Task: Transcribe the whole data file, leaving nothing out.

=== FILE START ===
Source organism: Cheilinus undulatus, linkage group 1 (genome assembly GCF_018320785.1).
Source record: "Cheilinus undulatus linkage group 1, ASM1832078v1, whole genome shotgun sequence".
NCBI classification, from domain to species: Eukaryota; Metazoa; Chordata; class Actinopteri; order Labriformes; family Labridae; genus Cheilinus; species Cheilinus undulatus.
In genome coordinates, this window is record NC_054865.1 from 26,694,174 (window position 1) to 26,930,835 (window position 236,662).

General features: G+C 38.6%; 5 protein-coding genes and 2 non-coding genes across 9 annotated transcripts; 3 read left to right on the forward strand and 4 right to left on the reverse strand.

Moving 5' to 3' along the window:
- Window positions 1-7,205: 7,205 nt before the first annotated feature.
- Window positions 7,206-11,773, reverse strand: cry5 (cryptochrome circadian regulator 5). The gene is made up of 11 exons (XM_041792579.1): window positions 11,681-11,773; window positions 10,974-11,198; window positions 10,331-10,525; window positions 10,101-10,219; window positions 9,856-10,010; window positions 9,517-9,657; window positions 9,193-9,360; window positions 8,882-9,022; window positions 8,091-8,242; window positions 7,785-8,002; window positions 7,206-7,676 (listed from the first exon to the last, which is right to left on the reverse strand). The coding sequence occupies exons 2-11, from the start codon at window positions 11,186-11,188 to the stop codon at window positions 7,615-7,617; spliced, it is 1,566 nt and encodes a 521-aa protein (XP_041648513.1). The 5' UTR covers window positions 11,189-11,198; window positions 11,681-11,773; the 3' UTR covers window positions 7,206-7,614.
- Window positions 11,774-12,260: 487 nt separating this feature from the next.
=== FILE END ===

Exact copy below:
Source organism: Cheilinus undulatus, linkage group 1 (genome assembly GCF_018320785.1).
Source record: "Cheilinus undulatus linkage group 1, ASM1832078v1, whole genome shotgun sequence".
NCBI classification, from domain to species: Eukaryota; Metazoa; Chordata; class Actinopteri; order Labriformes; family Labridae; genus Cheilinus; species Cheilinus undulatus.
In genome coordinates, this window is record NC_054865.1 from 26,694,174 (window position 1) to 26,930,835 (window position 236,662).

General features: G+C 38.6%; 5 protein-coding genes and 2 non-coding genes across 9 annotated transcripts; 3 read left to right on the forward strand and 4 right to left on the reverse strand.

Moving 5' to 3' along the window:
- Window positions 1-7,205: 7,205 nt before the first annotated feature.
- Window positions 7,206-11,773, reverse strand: cry5 (cryptochrome circadian regulator 5). The gene is made up of 11 exons (XM_041792579.1): window positions 11,681-11,773; window positions 10,974-11,198; window positions 10,331-10,525; window positions 10,101-10,219; window positions 9,856-10,010; window positions 9,517-9,657; window positions 9,193-9,360; window positions 8,882-9,022; window positions 8,091-8,242; window positions 7,785-8,002; window positions 7,206-7,676 (listed from the first exon to the last, which is right to left on the reverse strand). The coding sequence occupies exons 2-11, from the start codon at window positions 11,186-11,188 to the stop codon at window positions 7,615-7,617; spliced, it is 1,566 nt and encodes a 521-aa protein (XP_041648513.1). The 5' UTR covers window positions 11,189-11,198; window positions 11,681-11,773; the 3' UTR covers window positions 7,206-7,614.
- Window positions 11,774-12,260: 487 nt separating this feature from the next.